KUALA LUMPUR: Malaysian palm oil climbed 0.7 percent on Wednesday to its highest in almost three weeks with prices rising for four out of six sessions on strong demand and a rally in soybeans.
Chicago soybeans are trading near a 21-month high after the U.S. government forecast lower world supplies as adverse weather cuts South American yields and demand from top importer China continues to rise.
The palm oil contract for July delivery on the Bursa Malaysia Derivatives Exchange was up 0.7 percent at 2,680 ringgit ($665) per tonne at the evening close.
It earlier reached an intraday high of 2,717 ringgit, its strongest since April 22. Traded volumes were 63,496 lots of 25 tonnes each at the end of the evening session.
“Palm oil exports are very good and we expect further reductions in Malaysian stocks,” one Kuala Lumpur-based trader said. “There are weather issues in Argentina which are reducing supplies of soybeans.”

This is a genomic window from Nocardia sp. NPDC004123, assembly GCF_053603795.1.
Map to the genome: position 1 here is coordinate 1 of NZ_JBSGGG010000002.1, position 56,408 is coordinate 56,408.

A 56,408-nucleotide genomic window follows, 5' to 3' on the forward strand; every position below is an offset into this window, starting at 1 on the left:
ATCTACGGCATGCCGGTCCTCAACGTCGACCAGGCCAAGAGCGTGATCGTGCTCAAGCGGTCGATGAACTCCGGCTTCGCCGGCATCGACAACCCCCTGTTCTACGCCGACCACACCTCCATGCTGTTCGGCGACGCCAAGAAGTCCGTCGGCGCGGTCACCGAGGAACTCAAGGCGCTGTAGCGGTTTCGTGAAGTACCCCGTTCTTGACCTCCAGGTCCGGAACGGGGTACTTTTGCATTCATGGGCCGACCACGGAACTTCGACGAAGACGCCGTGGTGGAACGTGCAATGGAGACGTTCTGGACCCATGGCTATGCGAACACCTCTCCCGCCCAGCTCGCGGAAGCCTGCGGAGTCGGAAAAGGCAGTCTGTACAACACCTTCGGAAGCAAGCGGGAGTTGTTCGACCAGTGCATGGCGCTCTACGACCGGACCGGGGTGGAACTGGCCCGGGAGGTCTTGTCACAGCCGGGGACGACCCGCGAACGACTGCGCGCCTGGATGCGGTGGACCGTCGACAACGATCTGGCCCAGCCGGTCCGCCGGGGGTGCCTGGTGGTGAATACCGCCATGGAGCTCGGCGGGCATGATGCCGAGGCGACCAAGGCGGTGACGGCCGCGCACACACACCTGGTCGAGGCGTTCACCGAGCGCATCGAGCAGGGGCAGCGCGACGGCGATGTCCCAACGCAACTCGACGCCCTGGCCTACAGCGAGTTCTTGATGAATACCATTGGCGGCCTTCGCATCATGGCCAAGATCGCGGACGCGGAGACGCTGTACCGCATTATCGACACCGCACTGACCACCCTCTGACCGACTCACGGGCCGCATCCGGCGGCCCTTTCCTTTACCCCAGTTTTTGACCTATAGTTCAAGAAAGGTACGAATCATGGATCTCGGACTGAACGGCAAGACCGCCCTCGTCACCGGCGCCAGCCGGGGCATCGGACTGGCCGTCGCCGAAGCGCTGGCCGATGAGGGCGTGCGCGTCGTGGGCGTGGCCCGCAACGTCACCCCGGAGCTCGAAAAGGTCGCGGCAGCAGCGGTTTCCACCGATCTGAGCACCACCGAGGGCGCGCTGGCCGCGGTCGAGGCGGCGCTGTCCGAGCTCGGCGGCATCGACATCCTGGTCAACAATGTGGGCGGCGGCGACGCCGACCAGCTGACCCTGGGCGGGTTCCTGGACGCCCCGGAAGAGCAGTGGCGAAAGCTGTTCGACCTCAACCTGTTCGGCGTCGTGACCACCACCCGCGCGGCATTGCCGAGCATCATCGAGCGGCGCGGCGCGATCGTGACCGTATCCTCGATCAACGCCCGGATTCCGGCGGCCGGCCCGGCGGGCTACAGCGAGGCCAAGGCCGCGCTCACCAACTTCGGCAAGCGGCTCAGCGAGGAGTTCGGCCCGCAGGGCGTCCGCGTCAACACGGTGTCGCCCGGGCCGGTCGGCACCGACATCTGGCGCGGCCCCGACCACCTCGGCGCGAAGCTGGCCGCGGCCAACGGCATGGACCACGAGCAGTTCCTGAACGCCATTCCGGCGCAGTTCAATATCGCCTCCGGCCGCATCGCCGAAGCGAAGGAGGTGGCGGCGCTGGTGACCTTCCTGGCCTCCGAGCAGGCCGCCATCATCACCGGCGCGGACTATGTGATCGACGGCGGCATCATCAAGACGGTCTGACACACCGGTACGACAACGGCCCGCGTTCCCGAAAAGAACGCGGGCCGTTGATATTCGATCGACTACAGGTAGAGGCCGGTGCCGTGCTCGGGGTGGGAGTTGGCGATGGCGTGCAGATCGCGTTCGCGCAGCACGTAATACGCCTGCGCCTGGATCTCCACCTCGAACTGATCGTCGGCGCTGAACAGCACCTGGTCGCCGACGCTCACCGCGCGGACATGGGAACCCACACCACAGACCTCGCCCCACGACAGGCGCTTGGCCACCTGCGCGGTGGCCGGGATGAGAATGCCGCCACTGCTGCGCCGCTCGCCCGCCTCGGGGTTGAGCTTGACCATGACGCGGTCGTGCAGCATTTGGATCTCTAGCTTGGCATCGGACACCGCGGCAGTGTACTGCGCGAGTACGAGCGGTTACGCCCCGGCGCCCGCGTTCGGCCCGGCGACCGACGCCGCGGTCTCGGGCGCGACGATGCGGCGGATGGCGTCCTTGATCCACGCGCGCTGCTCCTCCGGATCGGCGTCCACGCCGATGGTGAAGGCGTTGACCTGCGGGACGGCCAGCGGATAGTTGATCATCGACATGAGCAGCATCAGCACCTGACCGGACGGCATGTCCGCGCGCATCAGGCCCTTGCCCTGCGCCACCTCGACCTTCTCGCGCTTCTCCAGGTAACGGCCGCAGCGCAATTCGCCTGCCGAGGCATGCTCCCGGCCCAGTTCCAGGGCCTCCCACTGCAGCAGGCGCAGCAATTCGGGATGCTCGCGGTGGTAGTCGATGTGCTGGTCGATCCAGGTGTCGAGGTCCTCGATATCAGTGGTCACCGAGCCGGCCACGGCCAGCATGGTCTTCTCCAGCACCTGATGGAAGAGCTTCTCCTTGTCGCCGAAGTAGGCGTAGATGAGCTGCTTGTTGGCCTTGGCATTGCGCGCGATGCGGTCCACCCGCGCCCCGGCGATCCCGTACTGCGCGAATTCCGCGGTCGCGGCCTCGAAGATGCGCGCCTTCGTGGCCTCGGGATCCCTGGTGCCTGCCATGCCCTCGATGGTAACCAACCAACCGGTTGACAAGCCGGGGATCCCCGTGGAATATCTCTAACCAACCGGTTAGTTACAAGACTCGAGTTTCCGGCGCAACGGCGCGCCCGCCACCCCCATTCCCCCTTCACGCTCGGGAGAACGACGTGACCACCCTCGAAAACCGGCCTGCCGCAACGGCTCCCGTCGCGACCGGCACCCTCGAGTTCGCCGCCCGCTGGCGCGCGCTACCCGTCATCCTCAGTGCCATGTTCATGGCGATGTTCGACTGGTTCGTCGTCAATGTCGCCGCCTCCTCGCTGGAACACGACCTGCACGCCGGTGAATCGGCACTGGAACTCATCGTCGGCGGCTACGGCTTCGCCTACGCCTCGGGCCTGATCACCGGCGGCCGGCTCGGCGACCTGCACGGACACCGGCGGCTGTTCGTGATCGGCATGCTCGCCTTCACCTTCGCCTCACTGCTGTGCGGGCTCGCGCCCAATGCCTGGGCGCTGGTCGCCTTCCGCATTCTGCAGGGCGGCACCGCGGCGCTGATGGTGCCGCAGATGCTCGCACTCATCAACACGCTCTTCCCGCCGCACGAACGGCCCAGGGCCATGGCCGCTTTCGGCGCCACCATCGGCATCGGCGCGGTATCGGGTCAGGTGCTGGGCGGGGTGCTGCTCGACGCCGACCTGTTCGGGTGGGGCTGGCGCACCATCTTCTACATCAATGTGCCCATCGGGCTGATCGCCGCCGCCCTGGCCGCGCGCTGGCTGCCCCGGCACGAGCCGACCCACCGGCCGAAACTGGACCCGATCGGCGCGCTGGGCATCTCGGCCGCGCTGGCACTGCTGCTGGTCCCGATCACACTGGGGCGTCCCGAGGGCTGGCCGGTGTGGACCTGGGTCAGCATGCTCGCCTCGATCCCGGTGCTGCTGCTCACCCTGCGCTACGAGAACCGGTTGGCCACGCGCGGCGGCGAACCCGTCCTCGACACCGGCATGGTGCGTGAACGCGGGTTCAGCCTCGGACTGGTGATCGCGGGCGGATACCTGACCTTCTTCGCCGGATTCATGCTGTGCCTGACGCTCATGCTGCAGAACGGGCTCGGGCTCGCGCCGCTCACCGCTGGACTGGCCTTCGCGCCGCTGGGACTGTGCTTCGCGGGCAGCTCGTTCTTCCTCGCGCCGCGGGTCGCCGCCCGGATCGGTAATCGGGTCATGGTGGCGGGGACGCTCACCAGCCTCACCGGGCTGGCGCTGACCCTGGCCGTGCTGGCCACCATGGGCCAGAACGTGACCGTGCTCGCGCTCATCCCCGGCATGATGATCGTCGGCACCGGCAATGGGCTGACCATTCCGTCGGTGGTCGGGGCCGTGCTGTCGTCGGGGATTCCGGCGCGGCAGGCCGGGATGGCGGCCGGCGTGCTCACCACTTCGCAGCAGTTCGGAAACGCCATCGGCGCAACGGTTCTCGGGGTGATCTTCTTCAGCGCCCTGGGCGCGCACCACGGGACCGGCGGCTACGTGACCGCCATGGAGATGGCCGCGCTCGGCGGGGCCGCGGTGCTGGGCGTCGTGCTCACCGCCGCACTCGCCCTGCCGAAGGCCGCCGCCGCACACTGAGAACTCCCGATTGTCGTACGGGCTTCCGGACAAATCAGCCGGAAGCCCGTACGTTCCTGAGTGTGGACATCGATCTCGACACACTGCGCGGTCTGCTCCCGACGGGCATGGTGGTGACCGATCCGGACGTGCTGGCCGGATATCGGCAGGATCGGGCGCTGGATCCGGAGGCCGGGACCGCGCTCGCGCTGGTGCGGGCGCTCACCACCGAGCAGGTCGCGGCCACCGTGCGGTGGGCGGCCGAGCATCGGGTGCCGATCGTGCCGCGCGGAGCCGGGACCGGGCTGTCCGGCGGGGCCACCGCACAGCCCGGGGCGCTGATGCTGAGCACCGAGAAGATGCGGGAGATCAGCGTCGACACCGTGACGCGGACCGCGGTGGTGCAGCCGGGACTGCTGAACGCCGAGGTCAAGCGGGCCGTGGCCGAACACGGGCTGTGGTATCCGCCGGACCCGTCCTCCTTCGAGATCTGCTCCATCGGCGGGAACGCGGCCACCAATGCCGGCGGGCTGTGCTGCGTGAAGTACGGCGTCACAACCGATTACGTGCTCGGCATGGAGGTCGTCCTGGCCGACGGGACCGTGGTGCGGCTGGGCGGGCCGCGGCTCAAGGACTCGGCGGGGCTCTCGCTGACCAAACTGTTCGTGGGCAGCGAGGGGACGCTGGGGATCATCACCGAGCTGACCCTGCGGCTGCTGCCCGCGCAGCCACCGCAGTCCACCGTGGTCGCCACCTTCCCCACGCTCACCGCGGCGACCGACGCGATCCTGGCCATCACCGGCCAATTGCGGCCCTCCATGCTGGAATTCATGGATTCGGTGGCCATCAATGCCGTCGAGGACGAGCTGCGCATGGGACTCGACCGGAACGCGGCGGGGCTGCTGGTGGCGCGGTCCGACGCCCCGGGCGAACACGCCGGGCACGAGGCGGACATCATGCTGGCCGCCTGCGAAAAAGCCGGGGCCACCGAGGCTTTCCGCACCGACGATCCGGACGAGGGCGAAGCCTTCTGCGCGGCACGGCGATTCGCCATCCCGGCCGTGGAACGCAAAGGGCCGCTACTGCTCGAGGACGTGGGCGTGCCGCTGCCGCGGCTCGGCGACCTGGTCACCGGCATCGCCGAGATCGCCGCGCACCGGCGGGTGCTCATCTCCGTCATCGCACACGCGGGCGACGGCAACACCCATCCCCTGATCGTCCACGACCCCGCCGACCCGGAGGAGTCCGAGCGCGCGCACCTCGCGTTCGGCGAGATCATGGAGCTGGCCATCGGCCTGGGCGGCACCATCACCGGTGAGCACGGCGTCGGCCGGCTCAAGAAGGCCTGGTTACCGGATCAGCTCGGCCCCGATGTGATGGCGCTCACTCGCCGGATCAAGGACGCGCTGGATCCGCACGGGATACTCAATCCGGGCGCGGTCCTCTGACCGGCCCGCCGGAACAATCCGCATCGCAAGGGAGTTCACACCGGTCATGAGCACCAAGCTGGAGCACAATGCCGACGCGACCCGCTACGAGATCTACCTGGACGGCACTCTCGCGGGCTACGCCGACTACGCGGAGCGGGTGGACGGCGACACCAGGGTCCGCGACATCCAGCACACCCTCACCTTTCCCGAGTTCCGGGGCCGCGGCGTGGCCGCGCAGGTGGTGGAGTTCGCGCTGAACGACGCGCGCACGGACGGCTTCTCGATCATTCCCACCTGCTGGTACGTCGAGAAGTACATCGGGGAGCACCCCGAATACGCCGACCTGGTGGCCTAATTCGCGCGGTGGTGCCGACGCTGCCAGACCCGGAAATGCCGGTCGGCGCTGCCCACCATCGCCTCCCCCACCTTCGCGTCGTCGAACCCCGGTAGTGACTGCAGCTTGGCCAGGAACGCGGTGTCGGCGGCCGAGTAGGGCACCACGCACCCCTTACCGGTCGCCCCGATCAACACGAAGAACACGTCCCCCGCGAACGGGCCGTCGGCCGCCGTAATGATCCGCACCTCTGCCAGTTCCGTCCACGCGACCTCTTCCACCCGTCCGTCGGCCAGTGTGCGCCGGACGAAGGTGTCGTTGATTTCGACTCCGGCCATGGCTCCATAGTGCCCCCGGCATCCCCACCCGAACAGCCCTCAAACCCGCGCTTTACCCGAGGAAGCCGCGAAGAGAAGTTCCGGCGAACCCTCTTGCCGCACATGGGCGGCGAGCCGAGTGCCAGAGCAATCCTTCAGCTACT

Malaysian data on Tuesday showed a 4.5 percent decline in local stockpiles in April as output growth was less than expected. Production rose 6.7 percent from March to 1.30 million tonnes, compared with a 13.2 percent jump to 1.69 million tonnes in April last year.
At the same time exports continue to climb.
Exports of Malaysian palm oil products for May 1 to May 10 rose 21.9 percent to 391,222 tonnes from the same period a month ago, cargo surveyor Intertek Testing Services said on Tuesday.
Societe Generale de Surveillance showed a 32.3 percent rise in exports during the period.
In competing vegetable oils, the September soybean oil contract on the Dalian Commodity Exchange rose 3.3 percent, while the Chicago Board of Trade soyoil contract for July dipped 0.03 percent. ($1 = 4.0330 ringgit)
– Reuters Source : The Star